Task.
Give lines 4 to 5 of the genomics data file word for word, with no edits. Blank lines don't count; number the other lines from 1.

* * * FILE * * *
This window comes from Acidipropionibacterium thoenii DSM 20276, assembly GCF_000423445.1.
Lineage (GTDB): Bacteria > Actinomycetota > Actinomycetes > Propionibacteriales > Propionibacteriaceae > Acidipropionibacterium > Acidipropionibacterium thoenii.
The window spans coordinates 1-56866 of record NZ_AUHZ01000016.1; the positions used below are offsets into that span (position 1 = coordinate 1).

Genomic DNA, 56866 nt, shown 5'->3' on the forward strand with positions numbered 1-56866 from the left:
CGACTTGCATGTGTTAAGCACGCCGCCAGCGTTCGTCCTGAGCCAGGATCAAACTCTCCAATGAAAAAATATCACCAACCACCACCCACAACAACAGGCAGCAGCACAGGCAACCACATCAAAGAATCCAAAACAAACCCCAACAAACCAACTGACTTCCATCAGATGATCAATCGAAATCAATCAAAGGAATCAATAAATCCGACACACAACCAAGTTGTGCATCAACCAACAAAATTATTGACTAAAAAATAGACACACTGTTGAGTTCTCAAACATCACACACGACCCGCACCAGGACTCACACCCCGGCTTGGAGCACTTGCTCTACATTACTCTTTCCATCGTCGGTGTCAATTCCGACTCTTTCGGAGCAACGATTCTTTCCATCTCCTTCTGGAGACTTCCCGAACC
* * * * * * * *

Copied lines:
Genomic DNA, 56866 nt, shown 5'->3' on the forward strand with positions numbered 1-56866 from the left:
CGACTTGCATGTGTTAAGCACGCCGCCAGCGTTCGTCCTGAGCCAGGATCAAACTCTCCAATGAAAAAATATCACCAACCACCACCCACAACAACAGGCAGCAGCACAGGCAACCACATCAAAGAATCCAAAACAAACCCCAACAAACCAACTGACTTCCATCAGATGATCAATCGAAATCAATCAAAGGAATCAATAAATCCGACACACAACCAAGTTGTGCATCAACCAACAAAATTATTGACTAAAAAATAGACACACTGTTGAGTTCTCAAACATCACACACGACCCGCACCAGGACTCACACCCCGGCTTGGAGCACTTGCTCTACATTACTCTTTCCATCGTCGGTGTCAATTCCGACTCTTTCGGAGCAACGATTCTTTCCATCTCCTTCTGGAGACTTCCCGAACC